Dubai—the most modern and hippest place to be in the Middle East today. The place practically reeks of wealth, with its dime-a-dozen Ferraris, yachts, humongous yet atractive shopping malls, ultra high-end merchandise, five to seven-star hotels, to name a few. Purchasing power in this tiny Emirati state is so great that I read of diamond encrusted license plates and see diamond studded designer cellphones. Here, if one is on top of the moolah heap, how else can one distinguish himself way above the average dough-laden masses?
For most people in the Third World, Dubai is the new Land of Plenty. With its tax-free salaries and its ever-growing need for jobs, Dubai attracts people from lowly workers to well-skilled professionals. I think I can say that those who form the immigrant worker base are mostly Indians, Pakistanis, and Filipinos—Indians perhaps dominating the immigrant worker population. I felt so at home at the malls in Dubai. Almost every shop had a Filipino salesperson and most of those in the major groceries–Spinney’s, Carrefour and Panda Hypermart– were Filipinos. It felt like shopping back home, only dealing with much higher prices.
Poverty seems non-existent here. There seems to be absolutely no beggars or homeless people. At least I’ve never run into any. I hear it’s against the law to beg. And who needs to, when Dubai’s citizens are well taken cared of by a government giving comfortable pensions. Utilities and housing are all paid for by the government as well.
Health care, though, leaves much to be desired. The Filipinos I’ve talked to all agree that hospitals and doctors in the U.A.E. need so much more improvement. Most dread getting sick as they do not trust doctors’ medical skills nor the hygiene of Dubai’s hospitals and would rather go home to the Philippines where medical treatment is superb. With all that money, don’t you think health care should be state-of-the-art? Strange.
Construction has been in a fever pitch these past few years since 2003; so that Dubai has burgeoned rapidly into one with a beautiful cityscape of glittering glass architectural behemoths. Dubai wants to be the -est; hence the Burj Dubai, tallest building in the world (as of today); the Dubai Mall, one of the largest shopping malls in the world boasting perhaps one of the world’s largest indoor aquariums which has clinched the Guiness World Record for having the World’s Largest Acrylic Panel; the Rose Tower at 333 meters has replaced the Burj Al Arab (currently the tallest hotel) as the tallest hotel in the world.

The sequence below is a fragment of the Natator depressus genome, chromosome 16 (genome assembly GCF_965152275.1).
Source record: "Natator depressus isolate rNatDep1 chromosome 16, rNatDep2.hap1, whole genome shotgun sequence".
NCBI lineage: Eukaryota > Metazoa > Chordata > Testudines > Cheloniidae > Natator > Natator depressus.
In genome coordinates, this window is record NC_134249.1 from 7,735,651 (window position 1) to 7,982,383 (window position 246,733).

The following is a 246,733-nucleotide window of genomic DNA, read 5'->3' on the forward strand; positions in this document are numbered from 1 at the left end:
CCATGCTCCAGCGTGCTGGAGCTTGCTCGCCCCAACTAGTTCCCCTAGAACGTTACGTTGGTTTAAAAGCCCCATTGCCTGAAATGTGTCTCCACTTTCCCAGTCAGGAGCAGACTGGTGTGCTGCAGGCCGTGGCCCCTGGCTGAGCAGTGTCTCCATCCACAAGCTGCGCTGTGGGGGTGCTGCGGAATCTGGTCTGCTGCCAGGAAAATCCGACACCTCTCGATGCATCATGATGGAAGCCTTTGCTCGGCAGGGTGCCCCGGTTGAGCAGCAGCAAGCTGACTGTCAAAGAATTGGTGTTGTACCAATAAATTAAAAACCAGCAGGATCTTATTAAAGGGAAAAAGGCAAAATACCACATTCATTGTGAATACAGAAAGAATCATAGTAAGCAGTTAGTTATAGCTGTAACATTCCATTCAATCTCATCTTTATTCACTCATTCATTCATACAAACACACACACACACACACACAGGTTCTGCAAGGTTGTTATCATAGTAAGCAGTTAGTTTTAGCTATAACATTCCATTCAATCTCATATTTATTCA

The ruler of this tiny kingdom, Shiekh Mohammed bin Rashid Al Maktoum, is indeed a visionary. He had invested loads of his kingdom’s petrol money and invited a lot more into creating a tax-free business haven and a playground of a city for anyone with the cash to burn. To be globally attractive and competitive, he’s welcomed the freedom of the Western culture (up to a certain point); hence, the chic bars and nightspots, midriff-bared or mini-skirted women; and hip-hop Arabs (can you picture “cool dude” Arabs in “Yo, Mama” duds?—quite incongruous, really).
For an Islamic state, this is a HUGE leap forward. What was conspicuously absent for Dubai to be a complete mogul haven is a casino. Maybe a bit too much to swallow for U.A.E.’s Moslems now; but I see gambling as the next big thing for Dubai. It’s all in the justification – religion or money? Hmmm….quite a moral wrestling match here.
But why all these changes? To decide to invite opposing ideas and diverse cultures and religions to co-exist with a usually closed Moslem culture must have had, I surmise, earned Shiekh Maktoum some serious flack. But he must be a cut above other Middle Eastern rulers to recognize that to survive rich in the long term, one has to move forward as the rest of the world — or rather the rest of the market. Dubai’s major bread and butter used to be oil. He however must have recognized the urgent need to diversify in the face of petering oil reserves and frenetic global development of energy source alternatives. So, if Dubai runs out of oil or if hardly anyone really needs it anymore, the little state wouldn’t be caught dead in the water. It will have its robust financial industry, trade, real estate and tourism industries to carry it very well into the next several decades.